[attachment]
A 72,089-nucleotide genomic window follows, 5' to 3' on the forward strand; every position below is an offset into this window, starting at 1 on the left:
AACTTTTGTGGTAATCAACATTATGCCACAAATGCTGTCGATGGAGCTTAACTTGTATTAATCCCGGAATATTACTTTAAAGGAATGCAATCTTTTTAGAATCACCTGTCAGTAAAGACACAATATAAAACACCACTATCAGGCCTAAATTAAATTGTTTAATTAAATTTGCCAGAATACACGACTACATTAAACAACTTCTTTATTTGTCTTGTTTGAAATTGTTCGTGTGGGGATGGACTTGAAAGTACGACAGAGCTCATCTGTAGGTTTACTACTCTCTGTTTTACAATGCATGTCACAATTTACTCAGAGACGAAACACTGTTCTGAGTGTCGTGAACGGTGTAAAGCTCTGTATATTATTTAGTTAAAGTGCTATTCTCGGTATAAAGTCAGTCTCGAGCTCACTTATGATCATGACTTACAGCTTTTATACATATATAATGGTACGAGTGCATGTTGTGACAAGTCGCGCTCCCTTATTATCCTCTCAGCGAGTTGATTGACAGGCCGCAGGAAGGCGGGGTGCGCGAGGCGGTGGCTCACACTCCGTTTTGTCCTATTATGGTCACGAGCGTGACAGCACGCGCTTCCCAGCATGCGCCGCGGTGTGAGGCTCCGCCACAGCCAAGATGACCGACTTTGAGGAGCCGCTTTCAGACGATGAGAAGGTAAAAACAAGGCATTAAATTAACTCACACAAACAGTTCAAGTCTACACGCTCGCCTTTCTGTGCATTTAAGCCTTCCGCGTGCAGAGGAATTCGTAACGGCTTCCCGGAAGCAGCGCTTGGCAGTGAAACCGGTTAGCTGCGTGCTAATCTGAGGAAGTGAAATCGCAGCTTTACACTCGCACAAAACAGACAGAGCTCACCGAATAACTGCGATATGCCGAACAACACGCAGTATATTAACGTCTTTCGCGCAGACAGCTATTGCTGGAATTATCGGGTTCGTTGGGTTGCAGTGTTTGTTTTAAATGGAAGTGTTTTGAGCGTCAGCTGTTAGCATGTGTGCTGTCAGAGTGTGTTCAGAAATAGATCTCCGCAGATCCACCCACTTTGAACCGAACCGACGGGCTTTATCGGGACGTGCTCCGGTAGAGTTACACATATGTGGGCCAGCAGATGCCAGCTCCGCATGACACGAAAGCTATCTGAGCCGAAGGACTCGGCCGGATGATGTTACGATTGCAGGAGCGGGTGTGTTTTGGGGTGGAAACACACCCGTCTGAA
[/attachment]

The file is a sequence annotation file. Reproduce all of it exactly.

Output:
A 72,089-nucleotide genomic window follows, 5' to 3' on the forward strand; every position below is an offset into this window, starting at 1 on the left:
AACTTTTGTGGTAATCAACATTATGCCACAAATGCTGTCGATGGAGCTTAACTTGTATTAATCCCGGAATATTACTTTAAAGGAATGCAATCTTTTTAGAATCACCTGTCAGTAAAGACACAATATAAAACACCACTATCAGGCCTAAATTAAATTGTTTAATTAAATTTGCCAGAATACACGACTACATTAAACAACTTCTTTATTTGTCTTGTTTGAAATTGTTCGTGTGGGGATGGACTTGAAAGTACGACAGAGCTCATCTGTAGGTTTACTACTCTCTGTTTTACAATGCATGTCACAATTTACTCAGAGACGAAACACTGTTCTGAGTGTCGTGAACGGTGTAAAGCTCTGTATATTATTTAGTTAAAGTGCTATTCTCGGTATAAAGTCAGTCTCGAGCTCACTTATGATCATGACTTACAGCTTTTATACATATATAATGGTACGAGTGCATGTTGTGACAAGTCGCGCTCCCTTATTATCCTCTCAGCGAGTTGATTGACAGGCCGCAGGAAGGCGGGGTGCGCGAGGCGGTGGCTCACACTCCGTTTTGTCCTATTATGGTCACGAGCGTGACAGCACGCGCTTCCCAGCATGCGCCGCGGTGTGAGGCTCCGCCACAGCCAAGATGACCGACTTTGAGGAGCCGCTTTCAGACGATGAGAAGGTAAAAACAAGGCATTAAATTAACTCACACAAACAGTTCAAGTCTACACGCTCGCCTTTCTGTGCATTTAAGCCTTCCGCGTGCAGAGGAATTCGTAACGGCTTCCCGGAAGCAGCGCTTGGCAGTGAAACCGGTTAGCTGCGTGCTAATCTGAGGAAGTGAAATCGCAGCTTTACACTCGCACAAAACAGACAGAGCTCACCGAATAACTGCGATATGCCGAACAACACGCAGTATATTAACGTCTTTCGCGCAGACAGCTATTGCTGGAATTATCGGGTTCGTTGGGTTGCAGTGTTTGTTTTAAATGGAAGTGTTTTGAGCGTCAGCTGTTAGCATGTGTGCTGTCAGAGTGTGTTCAGAAATAGATCTCCGCAGATCCACCCACTTTGAACCGAACCGACGGGCTTTATCGGGACGTGCTCCGGTAGAGTTACACATATGTGGGCCAGCAGATGCCAGCTCCGCATGACACGAAAGCTATCTGAGCCGAAGGACTCGGCCGGATGATGTTACGATTGCAGGAGCGGGTGTGTTTTGGGGTGGAAACACACCCGTCTGAA